Christians today depend completely on the testimony of those
who have lived by faith for generations before us. Like
Thomas, we have not seen the resurrected Jesus with our own
eyes. Yet, if believing depends solely on seeing, the living Word
of God would never have reached across the more than twenty
centuries after his death.

Indeed when it comes to faith, the scriptural witness helps
us understand that we all go astray. We need to be taught to see
with the eyes of faith and hear with ears attuned to God’s Spirit.
For this reason, the author of the Gospel of John emphasizes
the importance of Thomas’s testimony. Universally known as
“doubting Thomas,” scripture bears witness to his transformation
before our very eyes as he becomes “believing Thomas.”
Once he recognizes Jesus by the wounds in his hands and his
side, Thomas exclaims in awe: ”My Lord and my God!”

When we cling to God’s word, we gain access to a palpable
sense of God’s peace even amidst trial and tribulation. We lack
proof for the incomprehensible event of Jesus’ resurrection, and
we cannot build a life of faith based on our rational doubts.
Instead, we are called to believe in the witness of the early apostles
and disciples even though we cannot see or understand how
such miracles are possible.

Like the author of the Gospel of John, we reconstruct our
life narratives in accordance with a miraculous event that our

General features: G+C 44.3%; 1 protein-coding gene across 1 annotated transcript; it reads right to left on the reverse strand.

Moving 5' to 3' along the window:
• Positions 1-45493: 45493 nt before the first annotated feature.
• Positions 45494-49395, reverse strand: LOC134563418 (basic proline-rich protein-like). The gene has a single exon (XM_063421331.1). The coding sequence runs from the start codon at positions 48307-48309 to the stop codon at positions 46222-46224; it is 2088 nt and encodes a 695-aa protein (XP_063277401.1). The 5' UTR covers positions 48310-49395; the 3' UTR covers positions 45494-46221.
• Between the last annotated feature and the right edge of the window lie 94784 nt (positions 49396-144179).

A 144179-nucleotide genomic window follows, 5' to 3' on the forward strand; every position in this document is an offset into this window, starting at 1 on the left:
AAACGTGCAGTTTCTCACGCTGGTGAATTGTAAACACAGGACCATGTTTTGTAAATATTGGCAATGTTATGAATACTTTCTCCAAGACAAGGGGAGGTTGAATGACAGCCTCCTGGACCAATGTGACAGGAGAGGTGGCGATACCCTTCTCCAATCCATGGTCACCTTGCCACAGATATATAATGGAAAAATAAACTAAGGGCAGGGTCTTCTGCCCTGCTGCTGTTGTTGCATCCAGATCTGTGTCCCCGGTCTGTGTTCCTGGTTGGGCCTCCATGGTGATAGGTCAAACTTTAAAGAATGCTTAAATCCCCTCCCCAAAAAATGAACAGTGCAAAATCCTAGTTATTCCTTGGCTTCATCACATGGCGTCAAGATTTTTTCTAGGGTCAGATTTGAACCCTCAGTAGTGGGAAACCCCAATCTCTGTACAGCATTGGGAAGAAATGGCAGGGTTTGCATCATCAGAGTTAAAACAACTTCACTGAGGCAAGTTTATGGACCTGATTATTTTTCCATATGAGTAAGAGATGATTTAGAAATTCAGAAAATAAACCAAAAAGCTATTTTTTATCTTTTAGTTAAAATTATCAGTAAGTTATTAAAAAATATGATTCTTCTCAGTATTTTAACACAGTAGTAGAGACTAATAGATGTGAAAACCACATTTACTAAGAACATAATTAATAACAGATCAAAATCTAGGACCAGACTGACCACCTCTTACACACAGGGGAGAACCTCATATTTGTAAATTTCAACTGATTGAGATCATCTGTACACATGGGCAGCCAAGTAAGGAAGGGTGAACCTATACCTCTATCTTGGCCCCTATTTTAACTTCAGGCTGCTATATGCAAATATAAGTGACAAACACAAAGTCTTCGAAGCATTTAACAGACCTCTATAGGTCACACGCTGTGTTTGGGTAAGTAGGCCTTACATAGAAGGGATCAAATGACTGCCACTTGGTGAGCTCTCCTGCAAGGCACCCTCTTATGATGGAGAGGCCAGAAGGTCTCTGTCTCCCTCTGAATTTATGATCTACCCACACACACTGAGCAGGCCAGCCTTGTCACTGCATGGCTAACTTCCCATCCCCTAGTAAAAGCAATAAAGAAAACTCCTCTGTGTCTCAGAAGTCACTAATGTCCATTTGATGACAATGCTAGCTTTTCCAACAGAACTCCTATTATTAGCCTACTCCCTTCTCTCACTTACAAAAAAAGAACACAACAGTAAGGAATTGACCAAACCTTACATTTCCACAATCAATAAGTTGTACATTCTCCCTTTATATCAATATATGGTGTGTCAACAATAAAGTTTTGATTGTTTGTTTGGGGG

minds simply cannot comprehend. We are called to believe
even when we cannot see. And with the author of First Peter,
“Although [we] have not seen him, [we] love him.”

Gracious God, reconstruct our life stories in ways that will permit our testimony to be convincing for the generations that come after us. Lead us to live in such accord with your word that our humble witness may be a small but trustworthy parable of love for those who are as yet unborn. Amen.

Rece las Escrituras usando Leccionario en Audio
Leer John 20:19-31

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Leccionario Semanal
April 17–23, 2017
Resumen de la Escritura

Psalm 16 and Acts 2 fit together, since the latter quotes the former. Both celebrate God’s presence in human life and the powerful expression of that presence. In his Pentecost sermon Peter sees a messianic application of the psalm to the resurrection of Jesus. First Peter affirms that resurrection creates community, stressing the faith and love of Christians that arise without the experience of physical contact with Jesus. For later generations, belief and commitment are born out of the witness of others.

Preguntas para la reflexión

• Read Acts 2:14a, 22-32. When has a life experience made you, like Peter, feel that your faith was a sham? How did you move past that experience into renewed hope?
• Read Psalm 16. When have you perceived God as refuge? How has your faith in God steadied your life? What is your “goodly heritage”?
• Read 1 Peter 1:3-9. What act of power and grace on God’s part allows you to reconfigure or reinterpret your life story?
• Read John 20:19-31. When have you employed the power to release others from their sin? to leave them in their sin?

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